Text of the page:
Democracy is not a
spectator sport

OTOC is growing relationships, awareness and solidarity with Salvadorans with Temoprary Protected Status

November 4th, 2017

OTOC leaders have been working with Omaha’s Salvadoran people who are recipients of Temporary Protected Status (TPS), an immigration status given in 2001 because of the major earthquake in El Salvador. These families have been living and working in Omaha since then, renewing their TPS status every eighteen months. Now their immigration status is threatened as the White House Administration threatens to cut their protection along with many other countries that have TPS in the US. To learn more please click    HERE.

Media Coverage of Temporary Protected Status:

On November 9, Nebraska Lutheran Bishop Brian Maas, Catholic Archdiocese Chancellor Rev. Tim McNeill, and College of St. Mary President Maryanne Stevens, joined OTOC in an OWH Guest Column asking for an 18-month extension of Temporary Protective Status (TPS).

To see the article, click here: OWH Opinion Guest Column

OWH article pic

On November 4, OWH feature writer Erin Grace wrote a  front-page story about Wilfredo Rivera, a 20-year resident of Omaha who is a supervisor in a meat packing plant, homeowner, church member and father of U.S. citizen children. Erin met Wilfredo though OTOC and invited the public to hear Wilfredo and others at a November 6 OTOC/IPL Issue Café at Urban Abbey.

To see the article click here: OWH Grace Article

 

 

Wilfredo with his daughter- cover photo of newspaper article

Local Actions:

UA speaker

Mario, the head of the Salvadoran TPS Society in Omaha

On November 6, ninety-five concerned community members came to an OTOC/IPL Issue Café at Urban Abbey to hear from Creighton Law Professor Dave Weber and 4 long-time Omaha residents with TPS. OTOC leaders challenged those present to educate their congregations and members of Congress about extending TPS so that Salvadorans, Hondurans, Haitians and others who have lived productive lives in the US for many years will not be forced back to homelands where they would be in extreme danger. 

On October 14 OTOC, IPL, San Andres Lutheran and TPS Association of Nebraska shared a papusa and tamale dinner so where   TPS families shared their stories with 70 OTOC and community leaders. The benefit raised funds to help San Andres join OTOC and for 13 Omaha residents with TPS  to travel to Washington D.C to talk to their members of Congress about extending TPS

dinner

 

OTOC Leaders meeting TPS families over shared meal

 

 

 

Get Involved:

We need your help to protect these members of our community. 

Please call our Congressional representatives about our neighbors who have Temporary Protected Status (TPS).  We have been told that our senators and representatives actually count the number of calls they receive about specific issues and are more likely to respond to issues for which they have received many calls.

Senator Deb Fischer  202-224-6551

Senator Ben Sasse 202-224-4224

Representative Don Bacon  202-225-4155  (most of Omaha area)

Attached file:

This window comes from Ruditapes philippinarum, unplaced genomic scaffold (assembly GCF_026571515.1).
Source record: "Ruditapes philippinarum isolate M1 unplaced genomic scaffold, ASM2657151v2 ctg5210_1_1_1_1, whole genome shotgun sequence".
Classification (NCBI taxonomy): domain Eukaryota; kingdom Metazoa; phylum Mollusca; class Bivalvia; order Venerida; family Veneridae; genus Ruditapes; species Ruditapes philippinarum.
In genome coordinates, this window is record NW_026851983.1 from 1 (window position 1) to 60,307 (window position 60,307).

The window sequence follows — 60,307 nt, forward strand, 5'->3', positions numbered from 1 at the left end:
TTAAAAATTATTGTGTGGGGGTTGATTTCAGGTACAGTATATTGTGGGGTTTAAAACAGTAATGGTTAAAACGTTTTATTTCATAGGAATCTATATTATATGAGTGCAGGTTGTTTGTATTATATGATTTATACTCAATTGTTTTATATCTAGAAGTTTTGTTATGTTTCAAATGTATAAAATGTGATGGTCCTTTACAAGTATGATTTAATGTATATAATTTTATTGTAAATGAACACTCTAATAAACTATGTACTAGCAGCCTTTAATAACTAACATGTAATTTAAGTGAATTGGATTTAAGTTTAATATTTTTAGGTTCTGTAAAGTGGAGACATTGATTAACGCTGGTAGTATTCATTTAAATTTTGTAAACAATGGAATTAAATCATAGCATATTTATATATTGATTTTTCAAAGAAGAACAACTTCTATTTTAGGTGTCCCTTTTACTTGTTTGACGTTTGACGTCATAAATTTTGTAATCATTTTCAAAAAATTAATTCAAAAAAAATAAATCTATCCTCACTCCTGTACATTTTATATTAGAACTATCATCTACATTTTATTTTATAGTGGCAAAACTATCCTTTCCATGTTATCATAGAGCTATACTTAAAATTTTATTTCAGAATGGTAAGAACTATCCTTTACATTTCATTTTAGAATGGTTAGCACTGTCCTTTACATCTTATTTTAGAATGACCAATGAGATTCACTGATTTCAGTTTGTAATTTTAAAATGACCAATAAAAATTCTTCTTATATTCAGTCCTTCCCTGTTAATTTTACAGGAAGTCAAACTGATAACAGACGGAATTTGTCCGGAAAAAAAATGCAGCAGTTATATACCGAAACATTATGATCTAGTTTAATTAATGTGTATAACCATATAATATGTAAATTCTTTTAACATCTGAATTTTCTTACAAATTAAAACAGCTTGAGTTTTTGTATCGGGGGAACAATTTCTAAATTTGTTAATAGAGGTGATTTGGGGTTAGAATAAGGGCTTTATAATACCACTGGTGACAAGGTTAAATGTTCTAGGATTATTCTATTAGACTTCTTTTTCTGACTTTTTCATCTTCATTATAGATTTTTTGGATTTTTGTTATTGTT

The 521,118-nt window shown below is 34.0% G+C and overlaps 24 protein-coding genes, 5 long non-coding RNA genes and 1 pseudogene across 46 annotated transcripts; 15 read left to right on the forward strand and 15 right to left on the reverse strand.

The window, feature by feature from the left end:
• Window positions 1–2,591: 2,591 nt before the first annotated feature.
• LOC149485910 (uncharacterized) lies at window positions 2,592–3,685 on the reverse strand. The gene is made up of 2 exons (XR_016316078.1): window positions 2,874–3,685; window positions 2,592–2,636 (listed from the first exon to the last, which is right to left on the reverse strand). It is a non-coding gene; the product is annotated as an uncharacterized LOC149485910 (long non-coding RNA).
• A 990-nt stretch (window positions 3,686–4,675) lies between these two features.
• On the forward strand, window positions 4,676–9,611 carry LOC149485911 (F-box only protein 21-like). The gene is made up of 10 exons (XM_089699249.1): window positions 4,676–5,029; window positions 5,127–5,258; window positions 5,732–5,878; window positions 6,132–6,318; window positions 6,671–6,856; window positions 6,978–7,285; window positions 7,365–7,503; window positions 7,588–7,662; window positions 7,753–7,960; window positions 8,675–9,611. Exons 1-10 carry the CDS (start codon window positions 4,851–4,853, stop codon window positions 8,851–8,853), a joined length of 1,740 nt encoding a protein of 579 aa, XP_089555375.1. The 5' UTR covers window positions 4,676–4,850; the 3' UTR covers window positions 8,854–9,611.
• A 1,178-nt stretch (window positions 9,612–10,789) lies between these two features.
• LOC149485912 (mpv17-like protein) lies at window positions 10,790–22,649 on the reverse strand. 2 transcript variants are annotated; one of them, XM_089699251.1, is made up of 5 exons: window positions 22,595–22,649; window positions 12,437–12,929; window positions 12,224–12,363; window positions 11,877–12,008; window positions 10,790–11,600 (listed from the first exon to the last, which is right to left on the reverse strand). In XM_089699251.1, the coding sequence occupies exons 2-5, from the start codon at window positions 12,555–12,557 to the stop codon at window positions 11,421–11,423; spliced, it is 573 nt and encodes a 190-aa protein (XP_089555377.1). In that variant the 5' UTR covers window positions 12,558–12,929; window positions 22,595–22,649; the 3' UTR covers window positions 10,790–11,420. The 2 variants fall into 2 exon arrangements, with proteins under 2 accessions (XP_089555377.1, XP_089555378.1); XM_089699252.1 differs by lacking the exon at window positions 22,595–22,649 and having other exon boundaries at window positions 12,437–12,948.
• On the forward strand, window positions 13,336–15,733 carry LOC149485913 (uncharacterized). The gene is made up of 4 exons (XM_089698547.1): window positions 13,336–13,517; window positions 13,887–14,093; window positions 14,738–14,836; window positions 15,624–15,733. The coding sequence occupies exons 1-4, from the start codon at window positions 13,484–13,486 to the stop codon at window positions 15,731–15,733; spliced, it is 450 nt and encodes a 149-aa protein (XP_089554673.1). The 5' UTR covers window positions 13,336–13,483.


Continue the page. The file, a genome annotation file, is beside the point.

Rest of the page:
Representative Jeff Fortenberry 202-225-4806  (some parts of Sarpy County)

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Sample Script you can use:

“Hi my name is ________, and I live at ______________ in ___________.  I’m calling about our fellow Nebraskans who have Temporary Protected Status and are now at risk for deportation. 

There are over 440,000 persons with TPS in the US.  They were granted TPS as a result of armed conflict or natural disasters.  Many of them have lived in the US for years because they can’t safely return to their countries of origin.  They work and own homes in the US.  Their children and grandchildren are US citizens.  

Over 400,000 of them are from two of the most dangerous countries in the world – El Salvador and Honduras— or Haiti where almost 60,000 people remain in makeshift camps after the 2010 earthquake. 

I am asking that you

  • Become informed about Temporary Protected Status
  • Consider the risks to these families of returning to unstable and dangerous countries
  • Affirm the importance that we as US citizens place on family unity. Thank you”

You can also write a letter to the editor to create more positive press in Omaha

Please consider writing a letter to the editor for the Public Pulse section of the Omaha World Herald. This will help spread the word and show that people are concerned if many people are writing in.

The parts of a letter (should be under 200 words):

– Start with why it matters to you- personal connection that gives you credibility. Can be your own story of immigration, someone you know, or Wilfredo’s story

-Then use a shared belief or value that most people would agree with- family, American Dream, upward mobility, community, equality, etc.

– Share a fact or story that shows that the value is not being upheld.

            -Build off of another story or event that you read or attended:

– “Grace: In Omaha nearly 20 years, El Salvador native with protected status faces uncertain future.” Omaha World Herald. Nov. 4, 2017

-“Brian Maas, Maryanne Stevens and Timothy F. McNeil: Don’t end protected status” Omaha World Herald. Nov. 9, 2017

-OTOC Issues Café at Urban Abbey with Wilfredo Rivera on November 6 

-OTOC TPS Factsheet (HERE)

Submit letters to: OWH Public Pulse

You will need to give your name, phone number, and address (number and address are not posted with the letter).

You could also send this same letter to your Members of Congress. Just do a search for their website and look for their comment form under “Contact”

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